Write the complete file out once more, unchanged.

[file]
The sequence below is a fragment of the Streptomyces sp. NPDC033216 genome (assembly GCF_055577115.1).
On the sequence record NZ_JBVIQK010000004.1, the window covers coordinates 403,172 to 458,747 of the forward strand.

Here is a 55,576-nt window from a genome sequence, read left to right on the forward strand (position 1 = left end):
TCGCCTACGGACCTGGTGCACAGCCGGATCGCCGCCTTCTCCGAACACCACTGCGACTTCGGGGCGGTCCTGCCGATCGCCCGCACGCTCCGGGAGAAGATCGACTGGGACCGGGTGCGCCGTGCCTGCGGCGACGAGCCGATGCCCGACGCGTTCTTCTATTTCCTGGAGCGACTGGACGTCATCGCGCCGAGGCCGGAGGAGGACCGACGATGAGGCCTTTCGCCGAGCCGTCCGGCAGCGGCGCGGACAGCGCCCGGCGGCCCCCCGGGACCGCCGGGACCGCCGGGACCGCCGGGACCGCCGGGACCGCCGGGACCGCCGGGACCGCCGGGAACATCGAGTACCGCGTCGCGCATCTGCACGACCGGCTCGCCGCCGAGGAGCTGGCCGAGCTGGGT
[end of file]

The sequence below is a fragment of the Streptomyces sp. NPDC033216 genome (assembly GCF_055577115.1).
On the sequence record NZ_JBVIQK010000004.1, the window covers coordinates 403,172 to 458,747 of the forward strand.

Here is a 55,576-nt window from a genome sequence, read left to right on the forward strand (position 1 = left end):
TCGCCTACGGACCTGGTGCACAGCCGGATCGCCGCCTTCTCCGAACACCACTGCGACTTCGGGGCGGTCCTGCCGATCGCCCGCACGCTCCGGGAGAAGATCGACTGGGACCGGGTGCGCCGTGCCTGCGGCGACGAGCCGATGCCCGACGCGTTCTTCTATTTCCTGGAGCGACTGGACGTCATCGCGCCGAGGCCGGAGGAGGACCGACGATGAGGCCTTTCGCCGAGCCGTCCGGCAGCGGCGCGGACAGCGCCCGGCGGCCCCCCGGGACCGCCGGGACCGCCGGGACCGCCGGGACCGCCGGGACCGCCGGGACCGCCGGGACCGCCGGGAACATCGAGTACCGCGTCGCGCATCTGCACGACCGGCTCGCCGCCGAGGAGCTGGCCGAGCTGGGT